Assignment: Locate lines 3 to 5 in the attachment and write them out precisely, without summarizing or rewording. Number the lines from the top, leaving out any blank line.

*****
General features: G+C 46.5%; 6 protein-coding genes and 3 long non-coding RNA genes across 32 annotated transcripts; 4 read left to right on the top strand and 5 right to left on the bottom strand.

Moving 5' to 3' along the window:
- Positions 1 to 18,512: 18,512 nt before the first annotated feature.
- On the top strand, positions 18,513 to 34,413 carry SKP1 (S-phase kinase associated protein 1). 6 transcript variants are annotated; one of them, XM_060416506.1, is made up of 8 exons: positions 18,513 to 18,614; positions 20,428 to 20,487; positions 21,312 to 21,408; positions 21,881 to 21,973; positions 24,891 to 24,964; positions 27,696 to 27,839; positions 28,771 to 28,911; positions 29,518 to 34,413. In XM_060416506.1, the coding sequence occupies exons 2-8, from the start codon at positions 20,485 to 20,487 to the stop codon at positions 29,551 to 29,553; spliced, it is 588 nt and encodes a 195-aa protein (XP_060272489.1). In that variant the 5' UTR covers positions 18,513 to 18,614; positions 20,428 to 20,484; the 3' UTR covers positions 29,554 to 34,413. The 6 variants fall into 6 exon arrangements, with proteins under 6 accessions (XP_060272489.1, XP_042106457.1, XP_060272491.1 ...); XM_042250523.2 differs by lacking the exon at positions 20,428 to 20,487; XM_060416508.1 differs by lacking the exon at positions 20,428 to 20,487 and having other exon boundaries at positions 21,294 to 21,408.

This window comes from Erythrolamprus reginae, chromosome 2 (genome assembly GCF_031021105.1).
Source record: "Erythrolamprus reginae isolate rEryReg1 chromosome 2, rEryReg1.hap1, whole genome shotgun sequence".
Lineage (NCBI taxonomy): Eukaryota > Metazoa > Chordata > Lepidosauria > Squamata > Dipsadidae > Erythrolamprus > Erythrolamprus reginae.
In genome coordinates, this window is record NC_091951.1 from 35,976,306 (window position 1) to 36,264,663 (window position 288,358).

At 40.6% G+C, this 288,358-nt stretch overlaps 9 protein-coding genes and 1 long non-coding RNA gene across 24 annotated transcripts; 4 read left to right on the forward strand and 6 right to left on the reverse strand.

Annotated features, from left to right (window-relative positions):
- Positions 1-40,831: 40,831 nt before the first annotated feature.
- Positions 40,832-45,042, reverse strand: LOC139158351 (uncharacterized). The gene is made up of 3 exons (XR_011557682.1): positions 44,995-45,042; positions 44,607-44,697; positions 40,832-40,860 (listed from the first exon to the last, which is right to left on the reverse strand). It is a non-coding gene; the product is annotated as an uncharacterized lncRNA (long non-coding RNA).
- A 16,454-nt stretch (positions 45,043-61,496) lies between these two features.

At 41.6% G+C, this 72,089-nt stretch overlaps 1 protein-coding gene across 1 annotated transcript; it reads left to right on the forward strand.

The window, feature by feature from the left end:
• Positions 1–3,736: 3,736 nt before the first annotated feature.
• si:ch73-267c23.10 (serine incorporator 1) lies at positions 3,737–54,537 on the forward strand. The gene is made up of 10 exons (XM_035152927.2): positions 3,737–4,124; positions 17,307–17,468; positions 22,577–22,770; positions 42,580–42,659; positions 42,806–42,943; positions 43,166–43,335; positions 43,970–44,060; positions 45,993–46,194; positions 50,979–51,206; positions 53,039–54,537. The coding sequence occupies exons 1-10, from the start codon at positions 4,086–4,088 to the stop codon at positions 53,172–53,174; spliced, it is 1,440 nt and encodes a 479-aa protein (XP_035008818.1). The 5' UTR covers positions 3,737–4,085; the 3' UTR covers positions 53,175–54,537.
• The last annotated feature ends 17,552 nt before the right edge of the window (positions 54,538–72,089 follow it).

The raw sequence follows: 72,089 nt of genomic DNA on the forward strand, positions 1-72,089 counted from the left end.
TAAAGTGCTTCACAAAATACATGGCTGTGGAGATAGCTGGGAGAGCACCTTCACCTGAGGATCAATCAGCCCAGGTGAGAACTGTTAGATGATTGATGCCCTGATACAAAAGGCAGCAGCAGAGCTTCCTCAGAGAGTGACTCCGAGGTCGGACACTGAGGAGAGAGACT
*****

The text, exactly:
- Positions 1 to 18,512: 18,512 nt before the first annotated feature.
- On the top strand, positions 18,513 to 34,413 carry SKP1 (S-phase kinase associated protein 1). 6 transcript variants are annotated; one of them, XM_060416506.1, is made up of 8 exons: positions 18,513 to 18,614; positions 20,428 to 20,487; positions 21,312 to 21,408; positions 21,881 to 21,973; positions 24,891 to 24,964; positions 27,696 to 27,839; positions 28,771 to 28,911; positions 29,518 to 34,413. In XM_060416506.1, the coding sequence occupies exons 2-8, from the start codon at positions 20,485 to 20,487 to the stop codon at positions 29,551 to 29,553; spliced, it is 588 nt and encodes a 195-aa protein (XP_060272489.1). In that variant the 5' UTR covers positions 18,513 to 18,614; positions 20,428 to 20,484; the 3' UTR covers positions 29,554 to 34,413. The 6 variants fall into 6 exon arrangements, with proteins under 6 accessions (XP_060272489.1, XP_042106457.1, XP_060272491.1 ...); XM_042250523.2 differs by lacking the exon at positions 20,428 to 20,487; XM_060416508.1 differs by lacking the exon at positions 20,428 to 20,487 and having other exon boundaries at positions 21,294 to 21,408.

This window comes from Erythrolamprus reginae, chromosome 2 (genome assembly GCF_031021105.1).